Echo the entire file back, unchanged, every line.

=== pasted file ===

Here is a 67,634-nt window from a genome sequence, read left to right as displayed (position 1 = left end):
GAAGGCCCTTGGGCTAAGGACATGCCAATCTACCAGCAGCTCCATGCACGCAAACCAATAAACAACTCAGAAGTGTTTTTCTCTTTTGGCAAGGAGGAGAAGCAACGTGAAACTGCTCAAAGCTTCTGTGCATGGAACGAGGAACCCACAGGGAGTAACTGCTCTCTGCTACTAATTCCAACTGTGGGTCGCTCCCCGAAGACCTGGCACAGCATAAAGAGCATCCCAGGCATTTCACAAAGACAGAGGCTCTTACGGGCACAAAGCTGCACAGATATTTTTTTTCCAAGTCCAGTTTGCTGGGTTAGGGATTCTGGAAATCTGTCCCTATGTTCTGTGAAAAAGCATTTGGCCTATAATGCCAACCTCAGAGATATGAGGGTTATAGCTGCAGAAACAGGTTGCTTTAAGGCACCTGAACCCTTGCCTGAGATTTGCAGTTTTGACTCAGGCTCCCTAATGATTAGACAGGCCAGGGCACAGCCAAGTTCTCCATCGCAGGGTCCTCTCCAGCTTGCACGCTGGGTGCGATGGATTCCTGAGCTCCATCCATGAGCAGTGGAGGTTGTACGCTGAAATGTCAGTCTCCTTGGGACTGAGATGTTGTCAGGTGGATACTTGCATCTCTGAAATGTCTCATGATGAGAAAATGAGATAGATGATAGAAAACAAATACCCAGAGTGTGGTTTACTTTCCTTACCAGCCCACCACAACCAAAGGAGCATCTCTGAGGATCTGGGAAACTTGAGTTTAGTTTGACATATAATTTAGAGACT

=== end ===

Here is a 67,634-nt window from a genome sequence, read left to right as displayed (position 1 = left end):
GAAGGCCCTTGGGCTAAGGACATGCCAATCTACCAGCAGCTCCATGCACGCAAACCAATAAACAACTCAGAAGTGTTTTTCTCTTTTGGCAAGGAGGAGAAGCAACGTGAAACTGCTCAAAGCTTCTGTGCATGGAACGAGGAACCCACAGGGAGTAACTGCTCTCTGCTACTAATTCCAACTGTGGGTCGCTCCCCGAAGACCTGGCACAGCATAAAGAGCATCCCAGGCATTTCACAAAGACAGAGGCTCTTACGGGCACAAAGCTGCACAGATATTTTTTTTCCAAGTCCAGTTTGCTGGGTTAGGGATTCTGGAAATCTGTCCCTATGTTCTGTGAAAAAGCATTTGGCCTATAATGCCAACCTCAGAGATATGAGGGTTATAGCTGCAGAAACAGGTTGCTTTAAGGCACCTGAACCCTTGCCTGAGATTTGCAGTTTTGACTCAGGCTCCCTAATGATTAGACAGGCCAGGGCACAGCCAAGTTCTCCATCGCAGGGTCCTCTCCAGCTTGCACGCTGGGTGCGATGGATTCCTGAGCTCCATCCATGAGCAGTGGAGGTTGTACGCTGAAATGTCAGTCTCCTTGGGACTGAGATGTTGTCAGGTGGATACTTGCATCTCTGAAATGTCTCATGATGAGAAAATGAGATAGATGATAGAAAACAAATACCCAGAGTGTGGTTTACTTTCCTTACCAGCCCACCACAACCAAAGGAGCATCTCTGAGGATCTGGGAAACTTGAGTTTAGTTTGACATATAATTTAGAGACT